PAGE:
Global Kitchen is a social enterprise that hosts immigrant-led cooking classes in the NYC area. We operate out of a rented commercial kitchen space in Midtown West and have held cooking classes featuring a number of cuisines, including Guyanese, Ethiopian, Senegalese, Malaysian, French, Filipino, and Bengali. It started as an idea that my co-founder and friend from graduate school, Ryan Brown, proposed at a social entrepreneurship class at Stern. His team (including the third co-founder, Pete Freeman) eventually won a business competition through the class, and they decided to pursue the idea further, which is where I came on board. We've been operating for a little over a year and average about 2-3 classes per month at this point, with the hopes of increasing the frequency and adding more instructors in the future.

Photo courtesy of Global Kitchen 

Photo courtesy of Global Kitchen 

Q: Though Global Kitchen is located in another neighborhood, how do you see the organization and the work it's doing impacting a community like Gowanus? 

Like just about every neighborhood in New York City, Gowanus is racially and culturally diverse, with native New Yorkers, Americans, and immigrants living in the same areas. An organization like Global Kitchen connects people from different backgrounds through our classes, both in terms of the attendees and the chef instructors. A class like ours can introduce community members who may not have met otherwise (I've seen it happen in just about every class!). Global Kitchen also connects a smaller community, like Gowanus, to a larger community of immigrant diaspora groups living in the New York City area.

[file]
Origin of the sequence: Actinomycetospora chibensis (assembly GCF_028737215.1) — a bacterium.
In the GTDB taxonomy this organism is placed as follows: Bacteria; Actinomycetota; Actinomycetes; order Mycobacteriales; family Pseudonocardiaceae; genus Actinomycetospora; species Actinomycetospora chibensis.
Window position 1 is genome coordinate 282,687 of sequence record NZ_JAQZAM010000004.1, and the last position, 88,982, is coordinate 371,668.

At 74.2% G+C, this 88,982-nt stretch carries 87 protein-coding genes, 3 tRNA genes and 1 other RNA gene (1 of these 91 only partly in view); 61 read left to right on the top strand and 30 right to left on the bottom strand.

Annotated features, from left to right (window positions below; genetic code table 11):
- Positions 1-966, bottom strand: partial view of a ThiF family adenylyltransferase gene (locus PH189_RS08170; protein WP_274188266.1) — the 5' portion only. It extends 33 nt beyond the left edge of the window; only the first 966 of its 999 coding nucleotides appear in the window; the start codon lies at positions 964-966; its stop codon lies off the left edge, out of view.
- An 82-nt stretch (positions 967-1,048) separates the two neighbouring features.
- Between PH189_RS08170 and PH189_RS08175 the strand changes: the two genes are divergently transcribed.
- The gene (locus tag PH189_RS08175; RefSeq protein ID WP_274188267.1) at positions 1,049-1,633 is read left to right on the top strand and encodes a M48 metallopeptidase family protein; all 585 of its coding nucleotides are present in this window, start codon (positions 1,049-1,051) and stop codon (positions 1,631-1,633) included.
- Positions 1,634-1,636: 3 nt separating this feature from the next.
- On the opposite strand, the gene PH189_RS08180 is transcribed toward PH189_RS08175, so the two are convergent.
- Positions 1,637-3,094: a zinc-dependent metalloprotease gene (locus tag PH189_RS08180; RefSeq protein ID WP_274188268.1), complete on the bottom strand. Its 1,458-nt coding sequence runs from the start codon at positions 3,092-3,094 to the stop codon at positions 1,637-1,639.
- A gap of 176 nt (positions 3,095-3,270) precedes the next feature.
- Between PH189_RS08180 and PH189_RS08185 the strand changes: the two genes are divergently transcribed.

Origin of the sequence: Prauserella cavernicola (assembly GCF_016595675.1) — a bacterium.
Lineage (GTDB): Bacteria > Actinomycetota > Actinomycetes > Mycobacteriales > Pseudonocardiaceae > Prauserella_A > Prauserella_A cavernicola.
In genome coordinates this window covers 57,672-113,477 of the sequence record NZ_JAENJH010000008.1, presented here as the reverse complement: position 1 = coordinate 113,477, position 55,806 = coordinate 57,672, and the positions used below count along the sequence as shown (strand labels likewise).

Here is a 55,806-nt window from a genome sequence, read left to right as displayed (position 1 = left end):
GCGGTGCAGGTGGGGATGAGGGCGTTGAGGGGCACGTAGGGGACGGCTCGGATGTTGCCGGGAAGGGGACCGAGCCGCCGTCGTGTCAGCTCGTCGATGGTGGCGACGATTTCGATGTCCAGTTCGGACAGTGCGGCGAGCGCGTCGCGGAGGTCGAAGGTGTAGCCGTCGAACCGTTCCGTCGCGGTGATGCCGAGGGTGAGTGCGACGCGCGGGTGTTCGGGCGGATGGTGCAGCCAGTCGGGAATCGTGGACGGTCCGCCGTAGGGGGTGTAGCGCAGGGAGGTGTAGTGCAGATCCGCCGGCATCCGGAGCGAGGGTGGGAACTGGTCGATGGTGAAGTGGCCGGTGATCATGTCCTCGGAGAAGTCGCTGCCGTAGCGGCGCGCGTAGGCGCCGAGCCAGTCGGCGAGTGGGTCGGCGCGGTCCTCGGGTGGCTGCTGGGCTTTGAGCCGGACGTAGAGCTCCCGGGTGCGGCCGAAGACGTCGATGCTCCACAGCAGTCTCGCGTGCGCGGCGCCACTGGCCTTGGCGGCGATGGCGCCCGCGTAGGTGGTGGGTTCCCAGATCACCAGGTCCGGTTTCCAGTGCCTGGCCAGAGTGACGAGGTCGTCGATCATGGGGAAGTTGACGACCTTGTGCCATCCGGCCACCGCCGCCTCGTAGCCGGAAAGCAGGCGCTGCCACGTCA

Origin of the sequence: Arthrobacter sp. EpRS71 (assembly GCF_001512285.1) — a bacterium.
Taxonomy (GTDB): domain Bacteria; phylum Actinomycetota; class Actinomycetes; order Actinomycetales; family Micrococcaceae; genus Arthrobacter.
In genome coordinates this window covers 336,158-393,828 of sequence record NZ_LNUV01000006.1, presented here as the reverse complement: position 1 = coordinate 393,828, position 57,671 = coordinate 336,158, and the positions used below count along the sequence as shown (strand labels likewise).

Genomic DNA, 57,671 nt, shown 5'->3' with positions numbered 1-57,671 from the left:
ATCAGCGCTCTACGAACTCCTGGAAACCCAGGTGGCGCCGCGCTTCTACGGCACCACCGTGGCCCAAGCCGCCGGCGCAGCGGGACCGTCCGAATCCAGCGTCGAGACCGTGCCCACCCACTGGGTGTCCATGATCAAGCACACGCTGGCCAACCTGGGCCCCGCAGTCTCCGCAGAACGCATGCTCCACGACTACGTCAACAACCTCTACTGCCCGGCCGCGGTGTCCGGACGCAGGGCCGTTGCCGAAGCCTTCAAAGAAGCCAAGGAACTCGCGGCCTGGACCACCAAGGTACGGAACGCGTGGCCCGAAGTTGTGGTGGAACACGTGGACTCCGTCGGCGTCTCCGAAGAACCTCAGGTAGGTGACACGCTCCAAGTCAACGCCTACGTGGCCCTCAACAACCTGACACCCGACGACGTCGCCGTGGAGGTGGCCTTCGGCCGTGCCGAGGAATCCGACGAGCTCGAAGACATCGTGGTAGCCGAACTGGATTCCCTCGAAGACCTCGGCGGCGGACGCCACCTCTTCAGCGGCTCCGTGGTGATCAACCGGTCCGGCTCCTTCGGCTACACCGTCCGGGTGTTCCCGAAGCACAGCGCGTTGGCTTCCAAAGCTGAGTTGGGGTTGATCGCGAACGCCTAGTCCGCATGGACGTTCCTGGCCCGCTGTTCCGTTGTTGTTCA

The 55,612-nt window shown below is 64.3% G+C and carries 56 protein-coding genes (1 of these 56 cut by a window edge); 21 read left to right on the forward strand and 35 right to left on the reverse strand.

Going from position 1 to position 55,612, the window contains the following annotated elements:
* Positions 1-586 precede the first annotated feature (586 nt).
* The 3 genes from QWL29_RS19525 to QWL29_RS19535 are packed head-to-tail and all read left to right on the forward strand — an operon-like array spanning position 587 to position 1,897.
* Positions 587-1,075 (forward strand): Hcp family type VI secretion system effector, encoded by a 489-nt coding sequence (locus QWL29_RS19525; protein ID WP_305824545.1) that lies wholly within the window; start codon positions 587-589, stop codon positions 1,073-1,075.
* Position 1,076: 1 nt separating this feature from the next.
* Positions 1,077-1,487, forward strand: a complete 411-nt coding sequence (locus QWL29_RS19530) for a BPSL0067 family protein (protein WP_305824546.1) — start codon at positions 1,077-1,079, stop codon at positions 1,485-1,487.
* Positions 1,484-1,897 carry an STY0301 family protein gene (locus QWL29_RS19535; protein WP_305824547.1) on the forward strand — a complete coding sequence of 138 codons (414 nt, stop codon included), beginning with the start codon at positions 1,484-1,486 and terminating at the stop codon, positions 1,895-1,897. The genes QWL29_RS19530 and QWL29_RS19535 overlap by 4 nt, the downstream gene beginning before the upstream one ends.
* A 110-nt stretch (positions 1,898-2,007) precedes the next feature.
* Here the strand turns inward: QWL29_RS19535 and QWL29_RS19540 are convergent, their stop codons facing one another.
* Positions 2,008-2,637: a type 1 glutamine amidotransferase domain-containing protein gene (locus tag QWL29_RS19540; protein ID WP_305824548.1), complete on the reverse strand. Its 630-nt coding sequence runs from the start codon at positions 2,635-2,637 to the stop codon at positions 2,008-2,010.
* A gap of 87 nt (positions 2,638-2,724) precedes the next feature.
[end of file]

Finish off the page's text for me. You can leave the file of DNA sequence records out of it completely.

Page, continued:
Q: What's been the reception to Global Kitchen so far? 

We've had really positive feedback from everyone who has attended our classes, and several repeat customers. Our chef instructors are also always thrilled to be able to share the cuisine of their home countries with curious New Yorkers. It's been inspiring and incredibly fulfilling to see the reactions from both sides - it feels like we are tapping into a human connection that people were seeking but weren't sure where to find.

Q: In your talk, you'll be discussing using cooking & food as a tool to connect people from diverse backgrounds. How do you see this helping to inspire community in the long run? 

As the world becomes more globalized, we're increasingly surrounded by people and cultures that are different from our own. Food can be used as a tool to both express ourselves and our backgrounds to other people, so that we can better understand each other and build friendships and connections. Sharing food is also a communal act that creates a space for the exchange of ideas, which is essential to helping communities grow.

Photo courtesy of Global Kitchen 

Photo courtesy of Global Kitchen 

Food can also inspire community among people of similar backgrounds who are now living in a culturally diverse landscape--people who may have immigrated from a different region who want to maintain a connection to their roots. In this case, sharing traditional food and cooking techniques can reinforce a common heritage among community members and strengthen their sense of identity.